Having a complex history of musical and folk tradition, Ireland has become a widely renowned country for its musical influences and many different folk instruments. However, there is one instrument in particular that is the most important in displaying the vast history of Ireland: The Irish Harp (or ‘Cláirseach’ as gaeilge).

That begs the question, how did the Irish Harp become one of Ireland’s most important symbols? And more importantly, why

(credit: https://earlymusicmuse.com/medieval-harp-development/


The Early History of the Irish Harp

It’s no secret that the Celtic harp is a particularly ancient instrument, spanning thousands of years of history. Depictions of the harp have even been found by Archeologists from the likes of Egypt and Mesopotamia dating back to 5000 years ago!

However, the earliest records of the harp appearing in Ireland go back as far as the 8th century AD. During the late 12th century after the Norman Invasion of Ireland, Prince John and the royal clerk Gerald of Wales wrote an account stating that the Irish people were a barbaric group of people but showed incredible skill in their musical abilities and harp playing, even going so far as to claim that the people of Ireland were unmatched in their talents. 

This may have been because harpers were held in high regard in the ancient Gaelic society in Ireland at the time, with chieftains of tribes and clans often being accompanied by harpers to play for them.

As such, the harp was often associated with Ireland abroad from this point onwards.


The Harp’s Transition from Musical Instrument to National Symbol

Following on from the origin of the Harp in Ireland, the harp had been synonymous as Ireland’s national symbol, and was historically put against a dark blue background. However, King Henry the VIII introduced a new design; a harp topped with a crown on the back of coins, when Henry announced Ireland as a kingdom under the British Empire.

The design of the harp and its association with Ireland changed a number of times over the years, but when Eoghan Ruadh Ó’Néill fought the English in 1642, he took the symbol of the harp with him into battle, but this time it was paired with a green background. This pairing of the Irish harp with a green background would be carried throughout history, eventually becoming the coat of arms for the Leinster Province during the 17th century, and is still used to represent Leinster today.

Not only that, but the harp was still being used as a political symbol during the late 18th century by the United Irishmen. This society, influenced by the revolutionary ideals of France and America, adopted the harp as a symbol in their fight for parliamentary equality and their eventual uprising against English rule in the renowned 1798 rebellion.

Finally, the harp was also used as the emblem of Ireland’s newfound independence in 1922 to represent the Irish Free State. As a result, the image of the harp is still used on all Irish passports, coins, official seals, official documents, and the coat of arms of Ireland.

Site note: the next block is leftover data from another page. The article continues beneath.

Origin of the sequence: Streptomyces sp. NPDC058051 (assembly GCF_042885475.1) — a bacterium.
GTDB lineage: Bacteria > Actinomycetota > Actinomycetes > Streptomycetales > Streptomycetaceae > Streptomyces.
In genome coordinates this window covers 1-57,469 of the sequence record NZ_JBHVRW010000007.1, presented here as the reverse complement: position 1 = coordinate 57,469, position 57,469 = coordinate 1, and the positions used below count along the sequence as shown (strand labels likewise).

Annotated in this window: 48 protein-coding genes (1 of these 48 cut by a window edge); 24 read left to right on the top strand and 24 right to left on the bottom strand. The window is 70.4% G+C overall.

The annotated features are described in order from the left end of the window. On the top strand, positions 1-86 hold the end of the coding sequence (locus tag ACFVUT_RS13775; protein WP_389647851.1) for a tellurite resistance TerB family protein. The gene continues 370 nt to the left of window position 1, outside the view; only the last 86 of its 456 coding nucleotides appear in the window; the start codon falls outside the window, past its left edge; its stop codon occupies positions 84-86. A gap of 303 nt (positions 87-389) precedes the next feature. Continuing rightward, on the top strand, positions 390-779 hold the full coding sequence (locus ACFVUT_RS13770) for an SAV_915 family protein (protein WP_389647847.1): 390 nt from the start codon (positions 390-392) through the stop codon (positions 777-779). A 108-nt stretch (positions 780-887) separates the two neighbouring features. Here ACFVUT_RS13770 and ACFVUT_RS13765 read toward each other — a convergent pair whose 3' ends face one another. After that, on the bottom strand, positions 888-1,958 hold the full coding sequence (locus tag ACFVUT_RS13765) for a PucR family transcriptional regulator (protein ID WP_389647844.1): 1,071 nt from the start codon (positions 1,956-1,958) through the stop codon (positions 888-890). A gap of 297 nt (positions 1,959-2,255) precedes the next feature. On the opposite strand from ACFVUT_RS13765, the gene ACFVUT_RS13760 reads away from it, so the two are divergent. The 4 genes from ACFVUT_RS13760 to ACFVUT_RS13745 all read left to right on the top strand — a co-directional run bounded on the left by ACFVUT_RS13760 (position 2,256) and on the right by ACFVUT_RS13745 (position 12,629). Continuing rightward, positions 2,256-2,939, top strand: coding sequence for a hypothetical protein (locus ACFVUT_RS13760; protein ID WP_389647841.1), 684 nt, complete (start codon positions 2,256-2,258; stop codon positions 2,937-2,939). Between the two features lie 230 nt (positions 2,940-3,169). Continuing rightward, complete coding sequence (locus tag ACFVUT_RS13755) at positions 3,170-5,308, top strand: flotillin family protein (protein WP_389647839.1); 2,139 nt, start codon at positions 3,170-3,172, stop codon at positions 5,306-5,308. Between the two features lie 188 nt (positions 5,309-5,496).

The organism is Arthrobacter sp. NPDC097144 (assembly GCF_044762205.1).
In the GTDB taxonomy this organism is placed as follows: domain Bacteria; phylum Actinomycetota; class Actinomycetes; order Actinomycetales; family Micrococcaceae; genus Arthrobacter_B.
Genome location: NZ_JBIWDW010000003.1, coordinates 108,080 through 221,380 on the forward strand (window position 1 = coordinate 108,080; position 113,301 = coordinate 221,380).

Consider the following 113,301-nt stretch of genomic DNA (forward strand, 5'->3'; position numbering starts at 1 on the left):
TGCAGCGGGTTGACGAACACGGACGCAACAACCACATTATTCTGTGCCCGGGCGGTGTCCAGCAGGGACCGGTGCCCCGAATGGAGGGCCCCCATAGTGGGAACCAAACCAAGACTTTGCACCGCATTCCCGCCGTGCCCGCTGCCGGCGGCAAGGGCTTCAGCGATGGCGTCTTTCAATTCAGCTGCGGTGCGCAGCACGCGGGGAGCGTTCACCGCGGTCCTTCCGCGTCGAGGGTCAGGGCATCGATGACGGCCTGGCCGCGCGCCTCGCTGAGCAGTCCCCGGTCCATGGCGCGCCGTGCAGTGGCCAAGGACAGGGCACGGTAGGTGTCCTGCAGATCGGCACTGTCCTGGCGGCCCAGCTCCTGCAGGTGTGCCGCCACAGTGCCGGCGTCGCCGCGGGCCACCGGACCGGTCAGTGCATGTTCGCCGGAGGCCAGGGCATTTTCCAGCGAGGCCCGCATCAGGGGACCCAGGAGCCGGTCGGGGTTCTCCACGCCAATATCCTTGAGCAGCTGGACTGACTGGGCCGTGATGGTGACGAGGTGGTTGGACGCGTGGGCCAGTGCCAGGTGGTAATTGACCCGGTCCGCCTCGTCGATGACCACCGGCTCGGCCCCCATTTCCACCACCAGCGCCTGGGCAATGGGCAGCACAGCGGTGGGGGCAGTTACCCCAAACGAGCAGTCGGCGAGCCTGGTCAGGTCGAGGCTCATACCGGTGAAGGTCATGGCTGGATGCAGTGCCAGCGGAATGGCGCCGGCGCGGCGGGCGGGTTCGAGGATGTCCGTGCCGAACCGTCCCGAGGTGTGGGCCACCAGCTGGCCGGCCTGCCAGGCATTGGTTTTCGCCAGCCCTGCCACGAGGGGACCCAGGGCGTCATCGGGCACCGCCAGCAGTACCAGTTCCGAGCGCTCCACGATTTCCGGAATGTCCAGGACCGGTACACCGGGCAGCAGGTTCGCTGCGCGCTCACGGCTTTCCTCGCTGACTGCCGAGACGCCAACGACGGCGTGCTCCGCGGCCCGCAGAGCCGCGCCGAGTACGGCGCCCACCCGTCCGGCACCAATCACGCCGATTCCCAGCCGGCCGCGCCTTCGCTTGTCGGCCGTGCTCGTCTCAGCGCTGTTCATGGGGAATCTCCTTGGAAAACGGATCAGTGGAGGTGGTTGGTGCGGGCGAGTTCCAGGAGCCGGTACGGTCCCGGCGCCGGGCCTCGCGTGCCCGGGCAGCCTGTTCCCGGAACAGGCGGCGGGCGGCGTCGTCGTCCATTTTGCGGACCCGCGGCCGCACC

(credit: Setanta Saki, Widipedia; https://en.wikipedia.org/wiki/Coat_of_arms_of_Leinster


The Irish Harp’s Prominence and Status

The Irish Harp throughout the years reached new and unprecedented levels of popularity throughout history thanks to the incredibly talented musicians who played them. These Irish harpers were held extremely high regard within the ancient Gaelic society, with old Celtic kings often employing their services for their courts and banquets.

However, the number of Irish Harpers dwindled significantly over the years. This can be attributed to a number of certain factors such as general British influence, the suppression of Gaelic customs, the decree passed by Queen Elizabeth I executing Irish harpers and the burning of their instruments, and ultimately time.

That being said, one of the most important figures in the history of the Irish harp was Turlough Ó’Carolan. Turlough, born 1670, is considered one of Ireland’s most important composers and last Irish travelling Harpers. Turlough became blind at 18 and was subsequently trained as a harper and travelled throughout Ireland for many years, gaining a substantial reputation as a composer and performer. However, his compositions received the most praise and notoriety.

His ability to write music that resonated deeply with the occasions and families he visited made him a celebrated figure in Irish music, so much so that Turlough is often considered ‘Ireland’s National Composer’. As a result, Turlough O’Carolan was responsible for keeping the Harping tradition alive in his time, and his influence can still be felt in Irish music to this day. In fact, his tunes are still being played by artists such as Planxty, The Chieftains, and The Dubliners! 

(Statue of O’Carolan in Mohill, County Leitrim. Credit: https://www.flickr.com/photos/113175018@N06/11787828055/in/photostream/


Continuing the Harp’s Legacy in Irish Music

The story of the Irish harp is a testament to the resilience and cultural pride of the Irish people. From its ancient origins to its status as a symbol of national identity, the harp has endured through centuries of change and challenge. Today, it continues to inspire musicians and audiences alike, reminding us of Ireland’s rich musical heritage and the enduring power of its cultural symbols.

Share your thoughts

Your email address will not be published. Required fields are marked

{"email":"Email address invalid","url":"Website address invalid","required":"Required field missing"}

Join Our Mailing List

Get all the latest Irish music news right in your inbox!